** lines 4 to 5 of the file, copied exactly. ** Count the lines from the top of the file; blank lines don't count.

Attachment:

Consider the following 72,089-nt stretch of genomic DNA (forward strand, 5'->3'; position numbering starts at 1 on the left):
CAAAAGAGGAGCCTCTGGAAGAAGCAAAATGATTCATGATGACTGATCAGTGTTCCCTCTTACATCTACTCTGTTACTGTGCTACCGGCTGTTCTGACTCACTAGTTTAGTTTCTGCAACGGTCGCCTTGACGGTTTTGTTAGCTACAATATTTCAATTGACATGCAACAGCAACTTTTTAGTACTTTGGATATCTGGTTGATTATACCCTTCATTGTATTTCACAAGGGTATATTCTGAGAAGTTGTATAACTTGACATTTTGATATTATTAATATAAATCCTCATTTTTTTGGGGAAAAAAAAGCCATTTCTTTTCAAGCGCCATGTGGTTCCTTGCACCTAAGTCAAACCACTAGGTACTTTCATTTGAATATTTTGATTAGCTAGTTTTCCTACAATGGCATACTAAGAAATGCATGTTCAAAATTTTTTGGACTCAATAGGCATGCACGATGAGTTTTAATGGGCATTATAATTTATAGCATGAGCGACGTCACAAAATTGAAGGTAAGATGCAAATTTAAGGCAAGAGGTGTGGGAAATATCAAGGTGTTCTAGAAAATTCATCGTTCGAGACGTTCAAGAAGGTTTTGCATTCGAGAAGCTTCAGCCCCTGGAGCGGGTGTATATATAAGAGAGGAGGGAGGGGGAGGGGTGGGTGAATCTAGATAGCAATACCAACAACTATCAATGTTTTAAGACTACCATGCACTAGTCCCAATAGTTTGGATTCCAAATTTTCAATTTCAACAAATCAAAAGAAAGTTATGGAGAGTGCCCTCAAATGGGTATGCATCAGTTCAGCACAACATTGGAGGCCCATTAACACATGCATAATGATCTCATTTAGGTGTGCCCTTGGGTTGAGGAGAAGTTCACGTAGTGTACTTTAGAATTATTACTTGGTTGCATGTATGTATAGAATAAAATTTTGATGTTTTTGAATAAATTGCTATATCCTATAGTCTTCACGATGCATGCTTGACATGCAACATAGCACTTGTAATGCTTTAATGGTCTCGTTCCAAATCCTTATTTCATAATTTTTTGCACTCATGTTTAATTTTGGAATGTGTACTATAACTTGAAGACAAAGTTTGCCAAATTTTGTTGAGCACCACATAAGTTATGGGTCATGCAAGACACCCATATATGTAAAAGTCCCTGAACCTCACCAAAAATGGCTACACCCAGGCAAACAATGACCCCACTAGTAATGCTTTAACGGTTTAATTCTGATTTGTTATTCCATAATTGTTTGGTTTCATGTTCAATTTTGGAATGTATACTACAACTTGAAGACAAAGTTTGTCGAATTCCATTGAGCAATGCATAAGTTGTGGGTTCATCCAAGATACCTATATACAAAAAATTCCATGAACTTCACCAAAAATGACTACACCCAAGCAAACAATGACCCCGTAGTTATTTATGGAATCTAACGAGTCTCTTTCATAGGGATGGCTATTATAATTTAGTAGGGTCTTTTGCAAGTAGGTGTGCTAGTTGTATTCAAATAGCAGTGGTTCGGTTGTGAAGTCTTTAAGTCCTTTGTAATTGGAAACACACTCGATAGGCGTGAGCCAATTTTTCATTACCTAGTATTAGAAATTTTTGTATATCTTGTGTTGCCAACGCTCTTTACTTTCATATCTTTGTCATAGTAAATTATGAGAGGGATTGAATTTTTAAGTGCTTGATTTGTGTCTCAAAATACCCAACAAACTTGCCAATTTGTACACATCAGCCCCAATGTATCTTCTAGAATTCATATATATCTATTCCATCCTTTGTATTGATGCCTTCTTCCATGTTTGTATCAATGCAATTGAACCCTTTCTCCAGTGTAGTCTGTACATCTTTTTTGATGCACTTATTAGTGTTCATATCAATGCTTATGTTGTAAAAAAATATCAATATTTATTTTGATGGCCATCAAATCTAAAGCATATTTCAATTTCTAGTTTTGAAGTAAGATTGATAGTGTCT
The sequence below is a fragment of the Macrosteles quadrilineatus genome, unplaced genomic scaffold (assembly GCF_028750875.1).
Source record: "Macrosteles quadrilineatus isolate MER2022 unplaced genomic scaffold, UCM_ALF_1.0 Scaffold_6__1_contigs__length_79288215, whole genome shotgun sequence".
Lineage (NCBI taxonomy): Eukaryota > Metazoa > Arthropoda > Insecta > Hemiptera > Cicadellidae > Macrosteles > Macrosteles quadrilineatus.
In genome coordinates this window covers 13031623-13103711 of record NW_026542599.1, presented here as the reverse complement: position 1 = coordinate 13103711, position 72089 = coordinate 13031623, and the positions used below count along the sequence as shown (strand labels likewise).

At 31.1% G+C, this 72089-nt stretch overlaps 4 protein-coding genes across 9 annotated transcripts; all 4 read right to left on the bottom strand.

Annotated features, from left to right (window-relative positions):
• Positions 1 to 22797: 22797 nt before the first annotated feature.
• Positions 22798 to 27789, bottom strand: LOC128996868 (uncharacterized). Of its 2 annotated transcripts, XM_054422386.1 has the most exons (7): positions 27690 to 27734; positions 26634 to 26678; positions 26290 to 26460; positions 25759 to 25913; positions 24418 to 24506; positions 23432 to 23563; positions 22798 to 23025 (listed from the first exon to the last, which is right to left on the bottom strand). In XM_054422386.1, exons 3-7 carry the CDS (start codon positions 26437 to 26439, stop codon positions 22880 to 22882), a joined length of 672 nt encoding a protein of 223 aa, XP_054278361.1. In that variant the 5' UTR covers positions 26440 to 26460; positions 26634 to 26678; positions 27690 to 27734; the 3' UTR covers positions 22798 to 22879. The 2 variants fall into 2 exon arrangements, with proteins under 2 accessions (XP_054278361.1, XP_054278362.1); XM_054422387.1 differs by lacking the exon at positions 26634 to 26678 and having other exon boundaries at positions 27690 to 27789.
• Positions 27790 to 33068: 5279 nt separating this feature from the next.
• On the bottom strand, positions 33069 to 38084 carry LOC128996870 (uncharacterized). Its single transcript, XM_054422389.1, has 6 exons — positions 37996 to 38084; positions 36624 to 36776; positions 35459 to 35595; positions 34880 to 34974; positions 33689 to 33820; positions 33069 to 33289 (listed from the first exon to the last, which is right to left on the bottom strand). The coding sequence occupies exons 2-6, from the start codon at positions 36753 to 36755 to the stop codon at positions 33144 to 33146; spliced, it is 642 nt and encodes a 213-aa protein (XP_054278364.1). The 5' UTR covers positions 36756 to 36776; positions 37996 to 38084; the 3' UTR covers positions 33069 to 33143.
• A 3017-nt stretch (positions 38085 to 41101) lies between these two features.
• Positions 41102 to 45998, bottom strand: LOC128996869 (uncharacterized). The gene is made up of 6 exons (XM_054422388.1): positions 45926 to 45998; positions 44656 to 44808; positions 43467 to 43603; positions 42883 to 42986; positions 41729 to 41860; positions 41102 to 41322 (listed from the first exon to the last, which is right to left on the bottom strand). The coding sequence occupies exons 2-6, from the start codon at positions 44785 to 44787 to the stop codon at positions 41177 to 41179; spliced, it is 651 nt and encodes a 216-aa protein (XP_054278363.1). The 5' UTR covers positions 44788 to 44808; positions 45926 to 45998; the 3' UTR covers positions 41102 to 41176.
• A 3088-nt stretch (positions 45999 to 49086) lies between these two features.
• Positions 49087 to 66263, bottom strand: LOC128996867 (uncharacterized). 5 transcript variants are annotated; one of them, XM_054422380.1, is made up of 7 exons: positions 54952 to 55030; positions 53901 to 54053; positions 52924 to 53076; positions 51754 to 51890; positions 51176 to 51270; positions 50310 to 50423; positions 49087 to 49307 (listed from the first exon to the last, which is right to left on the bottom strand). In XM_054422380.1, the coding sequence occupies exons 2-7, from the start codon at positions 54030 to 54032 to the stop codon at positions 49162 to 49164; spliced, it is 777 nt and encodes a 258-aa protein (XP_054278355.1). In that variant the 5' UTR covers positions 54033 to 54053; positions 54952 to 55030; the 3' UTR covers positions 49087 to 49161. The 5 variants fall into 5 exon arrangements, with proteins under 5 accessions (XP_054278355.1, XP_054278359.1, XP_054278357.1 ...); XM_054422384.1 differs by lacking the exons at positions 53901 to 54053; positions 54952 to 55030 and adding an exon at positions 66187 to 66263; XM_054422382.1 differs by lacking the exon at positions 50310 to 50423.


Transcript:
Source record: "Macrosteles quadrilineatus isolate MER2022 unplaced genomic scaffold, UCM_ALF_1.0 Scaffold_6__1_contigs__length_79288215, whole genome shotgun sequence".
Lineage (NCBI taxonomy): Eukaryota > Metazoa > Arthropoda > Insecta > Hemiptera > Cicadellidae > Macrosteles > Macrosteles quadrilineatus.